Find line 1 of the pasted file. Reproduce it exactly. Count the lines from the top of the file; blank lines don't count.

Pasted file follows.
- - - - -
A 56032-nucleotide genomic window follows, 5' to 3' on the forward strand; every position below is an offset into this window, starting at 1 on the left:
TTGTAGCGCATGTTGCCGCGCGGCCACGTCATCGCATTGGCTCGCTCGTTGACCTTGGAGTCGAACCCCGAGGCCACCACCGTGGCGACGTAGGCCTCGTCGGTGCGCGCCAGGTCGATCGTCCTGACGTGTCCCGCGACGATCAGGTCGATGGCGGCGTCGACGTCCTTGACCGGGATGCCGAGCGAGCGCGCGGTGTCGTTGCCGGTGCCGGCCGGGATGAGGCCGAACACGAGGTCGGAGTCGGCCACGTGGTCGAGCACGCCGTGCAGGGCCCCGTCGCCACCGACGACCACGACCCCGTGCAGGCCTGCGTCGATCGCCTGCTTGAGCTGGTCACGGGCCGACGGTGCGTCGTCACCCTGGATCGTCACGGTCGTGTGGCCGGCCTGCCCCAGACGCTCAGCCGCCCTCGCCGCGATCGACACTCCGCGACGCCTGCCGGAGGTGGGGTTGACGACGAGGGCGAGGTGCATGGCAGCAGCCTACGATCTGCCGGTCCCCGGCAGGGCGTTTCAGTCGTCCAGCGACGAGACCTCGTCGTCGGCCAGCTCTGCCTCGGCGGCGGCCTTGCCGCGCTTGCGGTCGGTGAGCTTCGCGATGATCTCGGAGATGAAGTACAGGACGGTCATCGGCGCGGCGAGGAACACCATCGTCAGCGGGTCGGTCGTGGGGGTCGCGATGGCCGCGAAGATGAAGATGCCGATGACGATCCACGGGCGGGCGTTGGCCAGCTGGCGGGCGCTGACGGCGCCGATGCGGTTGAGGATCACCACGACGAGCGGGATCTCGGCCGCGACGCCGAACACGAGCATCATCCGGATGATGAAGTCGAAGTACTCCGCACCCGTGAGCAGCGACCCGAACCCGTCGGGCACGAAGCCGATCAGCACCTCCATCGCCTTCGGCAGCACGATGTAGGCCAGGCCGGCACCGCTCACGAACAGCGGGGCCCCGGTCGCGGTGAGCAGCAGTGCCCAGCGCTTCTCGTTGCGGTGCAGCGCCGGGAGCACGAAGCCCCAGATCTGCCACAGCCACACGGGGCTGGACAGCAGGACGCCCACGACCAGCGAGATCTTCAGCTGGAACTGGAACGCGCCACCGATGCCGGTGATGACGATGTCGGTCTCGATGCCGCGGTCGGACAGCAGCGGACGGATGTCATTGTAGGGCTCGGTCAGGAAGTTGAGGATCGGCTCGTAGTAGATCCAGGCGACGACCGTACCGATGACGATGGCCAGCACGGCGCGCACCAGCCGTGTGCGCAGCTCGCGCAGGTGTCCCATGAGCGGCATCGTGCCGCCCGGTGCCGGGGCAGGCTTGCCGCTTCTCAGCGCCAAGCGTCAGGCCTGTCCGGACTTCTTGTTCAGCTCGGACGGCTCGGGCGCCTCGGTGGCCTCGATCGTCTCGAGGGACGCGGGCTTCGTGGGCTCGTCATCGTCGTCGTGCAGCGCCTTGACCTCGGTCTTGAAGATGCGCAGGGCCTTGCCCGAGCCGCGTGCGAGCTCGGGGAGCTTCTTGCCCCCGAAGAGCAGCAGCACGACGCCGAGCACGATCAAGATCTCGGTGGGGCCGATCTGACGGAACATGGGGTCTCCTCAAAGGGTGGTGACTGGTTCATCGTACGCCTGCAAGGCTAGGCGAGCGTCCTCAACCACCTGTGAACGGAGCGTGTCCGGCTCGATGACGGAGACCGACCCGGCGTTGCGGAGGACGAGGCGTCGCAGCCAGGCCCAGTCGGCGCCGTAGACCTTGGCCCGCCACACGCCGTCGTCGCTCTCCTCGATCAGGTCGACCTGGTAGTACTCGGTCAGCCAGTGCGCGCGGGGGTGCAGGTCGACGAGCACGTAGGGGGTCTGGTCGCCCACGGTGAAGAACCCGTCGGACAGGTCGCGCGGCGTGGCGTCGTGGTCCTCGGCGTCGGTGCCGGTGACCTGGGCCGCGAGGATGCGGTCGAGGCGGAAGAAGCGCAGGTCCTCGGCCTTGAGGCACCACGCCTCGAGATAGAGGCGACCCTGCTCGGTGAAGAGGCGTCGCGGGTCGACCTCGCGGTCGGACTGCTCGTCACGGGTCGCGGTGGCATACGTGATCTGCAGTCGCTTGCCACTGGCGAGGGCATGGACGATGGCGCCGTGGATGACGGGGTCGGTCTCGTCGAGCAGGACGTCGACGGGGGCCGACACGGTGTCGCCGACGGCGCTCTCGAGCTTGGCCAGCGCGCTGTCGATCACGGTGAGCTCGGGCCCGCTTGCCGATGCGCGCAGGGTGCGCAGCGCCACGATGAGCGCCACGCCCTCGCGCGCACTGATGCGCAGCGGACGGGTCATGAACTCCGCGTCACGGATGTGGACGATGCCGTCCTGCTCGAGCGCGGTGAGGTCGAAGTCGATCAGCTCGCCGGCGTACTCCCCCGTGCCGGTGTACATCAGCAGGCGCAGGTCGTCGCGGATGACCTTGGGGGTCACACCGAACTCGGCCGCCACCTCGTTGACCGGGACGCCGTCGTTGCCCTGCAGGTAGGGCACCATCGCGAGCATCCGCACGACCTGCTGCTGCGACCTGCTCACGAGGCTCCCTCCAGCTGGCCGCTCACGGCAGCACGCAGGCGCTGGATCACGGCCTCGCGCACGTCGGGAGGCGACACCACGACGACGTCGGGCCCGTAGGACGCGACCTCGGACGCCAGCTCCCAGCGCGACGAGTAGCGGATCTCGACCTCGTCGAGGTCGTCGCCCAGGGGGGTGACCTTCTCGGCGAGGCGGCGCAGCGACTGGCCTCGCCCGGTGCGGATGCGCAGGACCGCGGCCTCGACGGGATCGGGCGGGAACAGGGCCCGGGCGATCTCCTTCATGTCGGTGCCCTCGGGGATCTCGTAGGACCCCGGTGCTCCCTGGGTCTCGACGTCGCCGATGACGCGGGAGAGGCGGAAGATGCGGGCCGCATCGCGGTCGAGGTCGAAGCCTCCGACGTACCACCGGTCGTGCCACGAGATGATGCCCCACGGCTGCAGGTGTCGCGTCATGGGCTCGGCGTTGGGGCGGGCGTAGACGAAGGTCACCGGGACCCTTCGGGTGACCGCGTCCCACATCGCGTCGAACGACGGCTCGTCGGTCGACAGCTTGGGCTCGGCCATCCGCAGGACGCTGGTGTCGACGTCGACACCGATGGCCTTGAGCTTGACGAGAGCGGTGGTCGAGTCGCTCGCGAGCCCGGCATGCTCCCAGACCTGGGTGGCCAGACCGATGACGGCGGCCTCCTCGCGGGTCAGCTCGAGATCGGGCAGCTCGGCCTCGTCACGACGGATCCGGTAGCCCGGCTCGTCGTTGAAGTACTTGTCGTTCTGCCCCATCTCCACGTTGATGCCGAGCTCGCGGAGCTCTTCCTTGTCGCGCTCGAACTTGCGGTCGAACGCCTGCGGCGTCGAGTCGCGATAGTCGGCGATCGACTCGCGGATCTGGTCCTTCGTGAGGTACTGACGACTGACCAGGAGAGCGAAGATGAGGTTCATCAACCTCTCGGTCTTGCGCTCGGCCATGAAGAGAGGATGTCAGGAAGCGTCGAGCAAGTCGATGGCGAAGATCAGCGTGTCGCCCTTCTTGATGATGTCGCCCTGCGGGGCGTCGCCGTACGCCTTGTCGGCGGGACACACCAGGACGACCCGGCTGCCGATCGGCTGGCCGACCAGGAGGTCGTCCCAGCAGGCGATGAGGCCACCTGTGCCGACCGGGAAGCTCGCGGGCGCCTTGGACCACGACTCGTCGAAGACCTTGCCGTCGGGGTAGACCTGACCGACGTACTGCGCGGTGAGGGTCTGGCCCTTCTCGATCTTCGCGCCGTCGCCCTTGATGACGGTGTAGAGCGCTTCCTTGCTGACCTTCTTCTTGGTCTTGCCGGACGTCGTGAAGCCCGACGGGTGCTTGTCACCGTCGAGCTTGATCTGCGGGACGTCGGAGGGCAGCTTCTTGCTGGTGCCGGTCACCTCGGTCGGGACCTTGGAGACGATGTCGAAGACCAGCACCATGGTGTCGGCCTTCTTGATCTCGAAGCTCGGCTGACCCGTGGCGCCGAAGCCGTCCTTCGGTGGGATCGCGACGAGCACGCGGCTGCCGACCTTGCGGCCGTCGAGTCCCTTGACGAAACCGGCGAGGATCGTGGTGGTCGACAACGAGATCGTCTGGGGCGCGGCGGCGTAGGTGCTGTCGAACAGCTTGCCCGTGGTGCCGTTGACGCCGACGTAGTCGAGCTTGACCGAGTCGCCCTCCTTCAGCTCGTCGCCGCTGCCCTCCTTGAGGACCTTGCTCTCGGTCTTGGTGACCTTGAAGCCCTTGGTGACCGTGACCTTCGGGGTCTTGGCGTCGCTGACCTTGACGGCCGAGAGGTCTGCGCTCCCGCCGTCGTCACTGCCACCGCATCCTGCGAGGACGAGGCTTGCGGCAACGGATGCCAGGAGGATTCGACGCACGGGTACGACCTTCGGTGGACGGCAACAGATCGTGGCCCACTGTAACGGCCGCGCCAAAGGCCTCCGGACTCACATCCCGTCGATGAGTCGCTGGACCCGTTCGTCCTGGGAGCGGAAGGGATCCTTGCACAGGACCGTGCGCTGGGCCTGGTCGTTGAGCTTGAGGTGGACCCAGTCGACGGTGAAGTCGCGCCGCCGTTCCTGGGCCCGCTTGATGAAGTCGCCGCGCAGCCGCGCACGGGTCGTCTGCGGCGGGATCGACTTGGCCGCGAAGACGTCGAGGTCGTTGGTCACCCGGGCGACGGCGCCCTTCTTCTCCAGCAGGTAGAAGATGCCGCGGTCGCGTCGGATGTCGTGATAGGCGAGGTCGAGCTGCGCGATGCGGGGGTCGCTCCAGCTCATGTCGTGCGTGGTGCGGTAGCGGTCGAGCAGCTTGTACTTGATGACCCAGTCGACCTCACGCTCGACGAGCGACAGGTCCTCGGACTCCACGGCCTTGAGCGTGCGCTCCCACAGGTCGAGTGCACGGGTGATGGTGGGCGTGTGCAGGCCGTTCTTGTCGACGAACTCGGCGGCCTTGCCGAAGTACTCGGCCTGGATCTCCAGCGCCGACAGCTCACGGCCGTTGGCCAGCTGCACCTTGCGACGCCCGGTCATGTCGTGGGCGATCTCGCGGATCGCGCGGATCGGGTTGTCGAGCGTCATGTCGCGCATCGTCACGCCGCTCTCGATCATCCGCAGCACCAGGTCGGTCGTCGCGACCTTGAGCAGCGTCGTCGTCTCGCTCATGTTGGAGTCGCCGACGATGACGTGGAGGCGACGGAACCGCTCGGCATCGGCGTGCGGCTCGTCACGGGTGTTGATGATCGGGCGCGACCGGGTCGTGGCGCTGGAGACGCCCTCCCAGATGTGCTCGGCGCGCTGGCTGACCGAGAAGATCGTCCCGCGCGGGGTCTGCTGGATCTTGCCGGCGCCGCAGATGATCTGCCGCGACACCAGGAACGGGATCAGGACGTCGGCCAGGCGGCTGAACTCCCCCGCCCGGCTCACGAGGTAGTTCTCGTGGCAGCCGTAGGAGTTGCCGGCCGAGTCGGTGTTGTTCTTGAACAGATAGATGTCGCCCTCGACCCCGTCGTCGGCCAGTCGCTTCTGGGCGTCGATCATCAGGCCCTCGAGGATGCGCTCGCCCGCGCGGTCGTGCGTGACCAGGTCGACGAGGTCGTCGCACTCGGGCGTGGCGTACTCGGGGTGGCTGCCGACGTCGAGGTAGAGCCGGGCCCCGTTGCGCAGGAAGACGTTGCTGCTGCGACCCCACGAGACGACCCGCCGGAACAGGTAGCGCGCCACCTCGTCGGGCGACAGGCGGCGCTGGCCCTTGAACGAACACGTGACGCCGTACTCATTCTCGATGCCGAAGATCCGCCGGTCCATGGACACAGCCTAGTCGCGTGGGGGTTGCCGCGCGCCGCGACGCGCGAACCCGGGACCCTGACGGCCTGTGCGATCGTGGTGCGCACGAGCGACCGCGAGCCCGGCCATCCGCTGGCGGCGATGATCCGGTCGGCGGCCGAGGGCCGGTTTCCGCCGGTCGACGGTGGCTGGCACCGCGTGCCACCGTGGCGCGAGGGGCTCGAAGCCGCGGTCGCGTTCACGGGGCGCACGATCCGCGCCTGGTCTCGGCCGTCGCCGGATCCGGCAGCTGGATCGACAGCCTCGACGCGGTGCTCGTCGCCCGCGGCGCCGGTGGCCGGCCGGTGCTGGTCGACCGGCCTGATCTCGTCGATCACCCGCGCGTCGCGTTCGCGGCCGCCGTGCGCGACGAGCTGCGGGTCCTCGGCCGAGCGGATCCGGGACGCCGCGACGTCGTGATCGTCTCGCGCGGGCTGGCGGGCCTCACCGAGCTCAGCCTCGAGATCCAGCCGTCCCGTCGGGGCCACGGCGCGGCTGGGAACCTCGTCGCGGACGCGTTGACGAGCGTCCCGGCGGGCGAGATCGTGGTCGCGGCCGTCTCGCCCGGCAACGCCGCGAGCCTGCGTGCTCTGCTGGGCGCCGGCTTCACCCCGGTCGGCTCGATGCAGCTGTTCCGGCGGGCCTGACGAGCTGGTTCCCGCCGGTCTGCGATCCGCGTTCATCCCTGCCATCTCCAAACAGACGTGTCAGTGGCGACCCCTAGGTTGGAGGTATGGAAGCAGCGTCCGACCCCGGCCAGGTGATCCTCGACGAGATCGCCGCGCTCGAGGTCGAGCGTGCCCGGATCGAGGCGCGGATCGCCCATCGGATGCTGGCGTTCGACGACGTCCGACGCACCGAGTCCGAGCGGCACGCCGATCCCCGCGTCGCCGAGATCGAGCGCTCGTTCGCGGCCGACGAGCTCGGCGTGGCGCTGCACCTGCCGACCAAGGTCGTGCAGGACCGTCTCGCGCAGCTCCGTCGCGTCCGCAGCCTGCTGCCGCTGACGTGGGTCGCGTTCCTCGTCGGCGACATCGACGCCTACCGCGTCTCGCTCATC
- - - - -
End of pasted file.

A 56032-nucleotide genomic window follows, 5' to 3' on the forward strand; every position below is an offset into this window, starting at 1 on the left: